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Alcohol Clin Exp Res. 2006 Feb;30(2):203-13.

Understanding how the brain perceives alcohol: neurobiological basis of ethanol discrimination.

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Department of Psychiatry and Bowles Center for Alcohol Studies, School of Medicine, University of North Carolina, Chapel Hill, North Carolina 27599-5679, USA.


Understanding the neurobiological mechanisms that regulate how the brain perceives the intoxicating effects of alcohol is highly relevant to understanding the development and maintenance of alcohol addiction. The basis for the subjective effects of intoxication can be studied in drug discrimination procedures in which animals are trained to differentiate the presence of internal stimulus effects of a given dose of ethanol (EtOH) from its absence. Research on the discriminative stimulus effects of psychoactive drugs has shown that these effects are mediated by specific receptor systems. In the case of alcohol, action mediated through ionotropic glutamate, gamma-aminobutyric acid, and serotonergic receptors concurrently produce complex, or multiple, basis for the discriminative stimulus effects of EtOH. These receptor systems may contribute differentially to the discriminative stimulus effects of EtOH based on the EtOH dose, species differences, physiological states, and genetic composition of the individual. An understanding of the receptor mechanisms that mediate the discriminative stimulus effects of EtOH can be used to develop medications aimed at decreasing the subjective effects associated with repeated intoxication. The goal of this symposium was to present an overview of recent findings that highlight the neurobiological mechanisms of EtOH's subjective effects and to suggest the relevance of these discoveries to both basic and clinical alcohol research.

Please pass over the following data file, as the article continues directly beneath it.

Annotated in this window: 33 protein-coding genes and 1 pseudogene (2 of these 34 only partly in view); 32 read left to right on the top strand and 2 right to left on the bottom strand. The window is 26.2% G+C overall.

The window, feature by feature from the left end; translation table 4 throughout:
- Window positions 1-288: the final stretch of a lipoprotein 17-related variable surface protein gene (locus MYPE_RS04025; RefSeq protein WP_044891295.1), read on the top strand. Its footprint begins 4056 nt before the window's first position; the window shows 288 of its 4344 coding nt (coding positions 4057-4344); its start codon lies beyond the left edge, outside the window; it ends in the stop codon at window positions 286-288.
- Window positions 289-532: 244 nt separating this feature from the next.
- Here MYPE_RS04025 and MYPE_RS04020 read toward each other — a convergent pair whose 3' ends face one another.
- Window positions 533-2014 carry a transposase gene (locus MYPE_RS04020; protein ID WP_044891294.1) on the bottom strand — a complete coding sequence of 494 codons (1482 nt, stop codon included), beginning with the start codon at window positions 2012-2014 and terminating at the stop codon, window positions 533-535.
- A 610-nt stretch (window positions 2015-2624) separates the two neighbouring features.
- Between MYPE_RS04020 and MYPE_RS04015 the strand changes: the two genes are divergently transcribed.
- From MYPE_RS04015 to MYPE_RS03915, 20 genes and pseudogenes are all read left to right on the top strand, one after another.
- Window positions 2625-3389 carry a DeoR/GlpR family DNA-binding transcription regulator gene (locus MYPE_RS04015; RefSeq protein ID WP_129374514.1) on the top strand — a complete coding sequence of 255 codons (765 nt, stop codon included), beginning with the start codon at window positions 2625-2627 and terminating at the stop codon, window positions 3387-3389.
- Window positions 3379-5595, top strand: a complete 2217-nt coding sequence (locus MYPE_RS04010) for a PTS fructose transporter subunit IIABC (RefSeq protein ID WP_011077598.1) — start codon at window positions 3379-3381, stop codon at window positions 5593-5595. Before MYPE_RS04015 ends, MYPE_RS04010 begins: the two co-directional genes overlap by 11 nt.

[Indexed for MEDLINE]

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